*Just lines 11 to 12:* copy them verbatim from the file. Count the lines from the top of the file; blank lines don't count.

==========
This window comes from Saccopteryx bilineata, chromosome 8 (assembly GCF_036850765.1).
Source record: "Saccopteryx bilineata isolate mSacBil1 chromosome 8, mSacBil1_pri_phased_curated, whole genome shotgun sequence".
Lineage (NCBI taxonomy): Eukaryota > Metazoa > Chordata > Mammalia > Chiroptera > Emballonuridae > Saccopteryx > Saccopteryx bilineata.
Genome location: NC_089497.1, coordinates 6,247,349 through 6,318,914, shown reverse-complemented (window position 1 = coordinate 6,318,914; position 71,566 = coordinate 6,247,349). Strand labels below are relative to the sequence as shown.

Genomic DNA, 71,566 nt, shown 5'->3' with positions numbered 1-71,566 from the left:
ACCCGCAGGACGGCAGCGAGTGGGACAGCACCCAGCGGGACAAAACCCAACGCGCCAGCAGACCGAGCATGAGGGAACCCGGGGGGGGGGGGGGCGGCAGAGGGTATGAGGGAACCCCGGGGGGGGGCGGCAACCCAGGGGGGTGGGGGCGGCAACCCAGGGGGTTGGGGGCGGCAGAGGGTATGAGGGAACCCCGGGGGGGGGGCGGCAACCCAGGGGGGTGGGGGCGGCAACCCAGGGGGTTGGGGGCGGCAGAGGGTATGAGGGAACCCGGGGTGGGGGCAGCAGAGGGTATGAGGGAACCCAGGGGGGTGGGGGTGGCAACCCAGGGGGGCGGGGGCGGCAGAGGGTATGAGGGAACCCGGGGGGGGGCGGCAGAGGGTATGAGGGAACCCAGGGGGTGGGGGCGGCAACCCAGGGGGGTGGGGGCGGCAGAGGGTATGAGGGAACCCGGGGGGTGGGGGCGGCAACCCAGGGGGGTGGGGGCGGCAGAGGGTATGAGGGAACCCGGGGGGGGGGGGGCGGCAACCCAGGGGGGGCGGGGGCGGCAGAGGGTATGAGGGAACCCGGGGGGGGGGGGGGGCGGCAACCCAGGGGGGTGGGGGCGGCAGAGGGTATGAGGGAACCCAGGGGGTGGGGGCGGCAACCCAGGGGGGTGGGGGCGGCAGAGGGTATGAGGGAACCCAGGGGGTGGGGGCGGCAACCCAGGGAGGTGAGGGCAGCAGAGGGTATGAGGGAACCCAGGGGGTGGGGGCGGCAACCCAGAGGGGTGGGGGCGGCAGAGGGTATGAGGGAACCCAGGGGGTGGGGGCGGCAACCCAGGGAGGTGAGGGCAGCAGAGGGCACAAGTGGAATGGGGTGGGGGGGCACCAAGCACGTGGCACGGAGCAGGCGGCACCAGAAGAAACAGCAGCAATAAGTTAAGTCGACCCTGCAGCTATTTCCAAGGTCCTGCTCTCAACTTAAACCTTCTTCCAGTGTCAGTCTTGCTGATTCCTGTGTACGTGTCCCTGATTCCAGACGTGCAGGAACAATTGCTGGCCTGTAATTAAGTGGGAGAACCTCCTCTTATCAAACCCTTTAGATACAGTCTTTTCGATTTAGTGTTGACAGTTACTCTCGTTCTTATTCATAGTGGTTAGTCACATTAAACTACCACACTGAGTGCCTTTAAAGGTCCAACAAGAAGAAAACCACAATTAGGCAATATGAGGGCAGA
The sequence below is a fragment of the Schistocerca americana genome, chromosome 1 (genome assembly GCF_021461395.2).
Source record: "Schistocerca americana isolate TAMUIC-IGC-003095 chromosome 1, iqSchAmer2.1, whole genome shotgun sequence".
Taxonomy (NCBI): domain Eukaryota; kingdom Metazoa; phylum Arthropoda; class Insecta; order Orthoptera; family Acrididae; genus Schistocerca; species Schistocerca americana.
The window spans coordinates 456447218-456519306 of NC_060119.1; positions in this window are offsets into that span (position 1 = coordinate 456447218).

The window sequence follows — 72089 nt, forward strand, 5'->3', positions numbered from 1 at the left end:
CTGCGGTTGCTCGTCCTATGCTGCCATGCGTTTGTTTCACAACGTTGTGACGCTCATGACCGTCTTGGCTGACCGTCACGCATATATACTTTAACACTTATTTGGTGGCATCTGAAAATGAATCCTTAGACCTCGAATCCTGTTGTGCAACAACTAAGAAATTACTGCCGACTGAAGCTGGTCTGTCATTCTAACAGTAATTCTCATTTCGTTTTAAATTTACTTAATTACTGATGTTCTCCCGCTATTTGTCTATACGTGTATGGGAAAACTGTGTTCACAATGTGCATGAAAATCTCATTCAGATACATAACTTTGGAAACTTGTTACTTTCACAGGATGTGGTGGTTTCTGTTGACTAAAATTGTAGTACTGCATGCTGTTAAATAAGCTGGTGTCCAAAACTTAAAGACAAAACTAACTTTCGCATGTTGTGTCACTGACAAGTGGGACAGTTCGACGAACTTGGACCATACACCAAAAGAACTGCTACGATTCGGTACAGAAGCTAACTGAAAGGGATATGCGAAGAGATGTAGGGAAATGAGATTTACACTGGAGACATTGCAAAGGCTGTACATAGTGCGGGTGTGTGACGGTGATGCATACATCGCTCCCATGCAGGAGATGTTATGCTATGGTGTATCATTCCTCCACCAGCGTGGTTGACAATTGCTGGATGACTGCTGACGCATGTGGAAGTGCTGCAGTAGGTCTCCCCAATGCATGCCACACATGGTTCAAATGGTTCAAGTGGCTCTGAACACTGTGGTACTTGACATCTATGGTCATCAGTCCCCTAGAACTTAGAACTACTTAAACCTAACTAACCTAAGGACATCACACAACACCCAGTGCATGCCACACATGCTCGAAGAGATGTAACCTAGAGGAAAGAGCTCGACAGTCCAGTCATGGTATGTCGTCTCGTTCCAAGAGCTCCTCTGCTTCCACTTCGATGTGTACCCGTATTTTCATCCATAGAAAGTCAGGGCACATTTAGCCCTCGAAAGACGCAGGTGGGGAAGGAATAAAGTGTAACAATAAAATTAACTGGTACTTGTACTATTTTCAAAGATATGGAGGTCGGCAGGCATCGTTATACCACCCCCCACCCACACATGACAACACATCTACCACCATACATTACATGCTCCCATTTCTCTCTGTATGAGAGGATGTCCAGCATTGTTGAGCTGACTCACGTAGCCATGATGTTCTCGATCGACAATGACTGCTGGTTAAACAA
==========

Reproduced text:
The window sequence follows — 72089 nt, forward strand, 5'->3', positions numbered from 1 at the left end:
CTGCGGTTGCTCGTCCTATGCTGCCATGCGTTTGTTTCACAACGTTGTGACGCTCATGACCGTCTTGGCTGACCGTCACGCATATATACTTTAACACTTATTTGGTGGCATCTGAAAATGAATCCTTAGACCTCGAATCCTGTTGTGCAACAACTAAGAAATTACTGCCGACTGAAGCTGGTCTGTCATTCTAACAGTAATTCTCATTTCGTTTTAAATTTACTTAATTACTGATGTTCTCCCGCTATTTGTCTATACGTGTATGGGAAAACTGTGTTCACAATGTGCATGAAAATCTCATTCAGATACATAACTTTGGAAACTTGTTACTTTCACAGGATGTGGTGGTTTCTGTTGACTAAAATTGTAGTACTGCATGCTGTTAAATAAGCTGGTGTCCAAAACTTAAAGACAAAACTAACTTTCGCATGTTGTGTCACTGACAAGTGGGACAGTTCGACGAACTTGGACCATACACCAAAAGAACTGCTACGATTCGGTACAGAAGCTAACTGAAAGGGATATGCGAAGAGATGTAGGGAAATGAGATTTACACTGGAGACATTGCAAAGGCTGTACATAGTGCGGGTGTGTGACGGTGATGCATACATCGCTCCCATGCAGGAGATGTTATGCTATGGTGTATCATTCCTCCACCAGCGTGGTTGACAATTGCTGGATGACTGCTGACGCATGTGGAAGTGCTGCAGTAGGTCTCCCCAATGCATGCCACACATGGTTCAAATGGTTCAAGTGGCTCTGAACACTGTGGTACTTGACATCTATGGTCATCAGTCCCCTAGAACTTAGAACTACTTAAACCTAACTAACCTAAGGACATCACACAACACCCAGTGCATGCCACACATGCTCGAAGAGATGTAACCTAGAGGAAAGAGCTCGACAGTCCAGTCATGGTATGTCGTCTCGTTCCAAGAGCTCCTCTGCTTCCACTTCGATGTGTACCCGTATTTTCATCCATAGAAAGTCAGGGCACATTTAGCCCTCGAAAGACGCAGGTGGGGAAGGAATAAAGTGTAACAATAAAATTAACTGGTACTTGTACTATTTTCAAAGATATGGAGGTCGGCAGGCATCGTTATACCACCCCCCACCCACACATGACAACACATCTACCACCATACATTACATGCTCCCATTTCTCTCTGTATGAGAGGATGTCCAGCATTGTTGAGCTGACTCACGTAGCCATGATGTTCTCGATCGACAATGACTGCTGGTTAAACAA